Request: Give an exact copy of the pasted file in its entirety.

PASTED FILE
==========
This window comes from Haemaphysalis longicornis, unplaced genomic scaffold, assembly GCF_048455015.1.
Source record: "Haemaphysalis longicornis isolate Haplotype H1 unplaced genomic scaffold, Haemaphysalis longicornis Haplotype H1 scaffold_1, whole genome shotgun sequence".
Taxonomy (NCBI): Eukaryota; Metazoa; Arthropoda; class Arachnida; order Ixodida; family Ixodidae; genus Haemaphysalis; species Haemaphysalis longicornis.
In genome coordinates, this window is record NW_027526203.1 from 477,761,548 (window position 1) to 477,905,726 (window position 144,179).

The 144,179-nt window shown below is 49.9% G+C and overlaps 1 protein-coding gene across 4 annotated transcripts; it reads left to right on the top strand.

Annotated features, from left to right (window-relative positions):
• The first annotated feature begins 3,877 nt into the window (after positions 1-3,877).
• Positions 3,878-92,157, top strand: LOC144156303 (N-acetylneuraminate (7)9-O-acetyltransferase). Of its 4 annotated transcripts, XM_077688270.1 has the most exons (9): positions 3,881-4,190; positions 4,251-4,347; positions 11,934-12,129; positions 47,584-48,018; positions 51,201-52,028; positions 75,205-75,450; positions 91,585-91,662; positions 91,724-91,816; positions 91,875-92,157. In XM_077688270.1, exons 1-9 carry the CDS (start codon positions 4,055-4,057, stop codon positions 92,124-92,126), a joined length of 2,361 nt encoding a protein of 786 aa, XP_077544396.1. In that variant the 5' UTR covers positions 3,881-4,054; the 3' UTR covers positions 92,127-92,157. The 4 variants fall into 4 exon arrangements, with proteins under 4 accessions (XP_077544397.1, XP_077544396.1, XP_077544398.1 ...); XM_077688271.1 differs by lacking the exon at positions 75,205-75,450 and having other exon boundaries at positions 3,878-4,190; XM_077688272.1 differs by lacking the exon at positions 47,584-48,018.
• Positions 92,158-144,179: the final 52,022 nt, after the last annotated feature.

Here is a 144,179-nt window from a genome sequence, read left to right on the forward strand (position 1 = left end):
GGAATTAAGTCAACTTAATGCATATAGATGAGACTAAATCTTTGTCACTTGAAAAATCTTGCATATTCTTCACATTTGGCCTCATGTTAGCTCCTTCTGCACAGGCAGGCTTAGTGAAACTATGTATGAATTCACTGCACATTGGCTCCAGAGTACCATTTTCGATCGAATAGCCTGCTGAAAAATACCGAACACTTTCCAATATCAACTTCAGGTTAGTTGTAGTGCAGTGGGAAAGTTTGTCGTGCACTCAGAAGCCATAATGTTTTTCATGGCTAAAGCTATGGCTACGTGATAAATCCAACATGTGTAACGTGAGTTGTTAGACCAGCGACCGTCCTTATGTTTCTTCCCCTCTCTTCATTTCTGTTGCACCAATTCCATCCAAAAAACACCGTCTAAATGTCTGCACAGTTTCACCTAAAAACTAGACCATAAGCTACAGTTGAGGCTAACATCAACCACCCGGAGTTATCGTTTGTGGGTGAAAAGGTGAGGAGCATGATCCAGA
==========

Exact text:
This window comes from Haemaphysalis longicornis, unplaced genomic scaffold, assembly GCF_048455015.1.
Source record: "Haemaphysalis longicornis isolate Haplotype H1 unplaced genomic scaffold, Haemaphysalis longicornis Haplotype H1 scaffold_1, whole genome shotgun sequence".
Taxonomy (NCBI): Eukaryota; Metazoa; Arthropoda; class Arachnida; order Ixodida; family Ixodidae; genus Haemaphysalis; species Haemaphysalis longicornis.
In genome coordinates, this window is record NW_027526203.1 from 477,761,548 (window position 1) to 477,905,726 (window position 144,179).

The 144,179-nt window shown below is 49.9% G+C and overlaps 1 protein-coding gene across 4 annotated transcripts; it reads left to right on the top strand.

Annotated features, from left to right (window-relative positions):
• The first annotated feature begins 3,877 nt into the window (after positions 1-3,877).
• Positions 3,878-92,157, top strand: LOC144156303 (N-acetylneuraminate (7)9-O-acetyltransferase). Of its 4 annotated transcripts, XM_077688270.1 has the most exons (9): positions 3,881-4,190; positions 4,251-4,347; positions 11,934-12,129; positions 47,584-48,018; positions 51,201-52,028; positions 75,205-75,450; positions 91,585-91,662; positions 91,724-91,816; positions 91,875-92,157. In XM_077688270.1, exons 1-9 carry the CDS (start codon positions 4,055-4,057, stop codon positions 92,124-92,126), a joined length of 2,361 nt encoding a protein of 786 aa, XP_077544396.1. In that variant the 5' UTR covers positions 3,881-4,054; the 3' UTR covers positions 92,127-92,157. The 4 variants fall into 4 exon arrangements, with proteins under 4 accessions (XP_077544397.1, XP_077544396.1, XP_077544398.1 ...); XM_077688271.1 differs by lacking the exon at positions 75,205-75,450 and having other exon boundaries at positions 3,878-4,190; XM_077688272.1 differs by lacking the exon at positions 47,584-48,018.
• Positions 92,158-144,179: the final 52,022 nt, after the last annotated feature.

Here is a 144,179-nt window from a genome sequence, read left to right on the forward strand (position 1 = left end):
GGAATTAAGTCAACTTAATGCATATAGATGAGACTAAATCTTTGTCACTTGAAAAATCTTGCATATTCTTCACATTTGGCCTCATGTTAGCTCCTTCTGCACAGGCAGGCTTAGTGAAACTATGTATGAATTCACTGCACATTGGCTCCAGAGTACCATTTTCGATCGAATAGCCTGCTGAAAAATACCGAACACTTTCCAATATCAACTTCAGGTTAGTTGTAGTGCAGTGGGAAAGTTTGTCGTGCACTCAGAAGCCATAATGTTTTTCATGGCTAAAGCTATGGCTACGTGATAAATCCAACATGTGTAACGTGAGTTGTTAGACCAGCGACCGTCCTTATGTTTCTTCCCCTCTCTTCATTTCTGTTGCACCAATTCCATCCAAAAAACACCGTCTAAATGTCTGCACAGTTTCACCTAAAAACTAGACCATAAGCTACAGTTGAGGCTAACATCAACCACCCGGAGTTATCGTTTGTGGGTGAAAAGGTGAGGAGCATGATCCAGA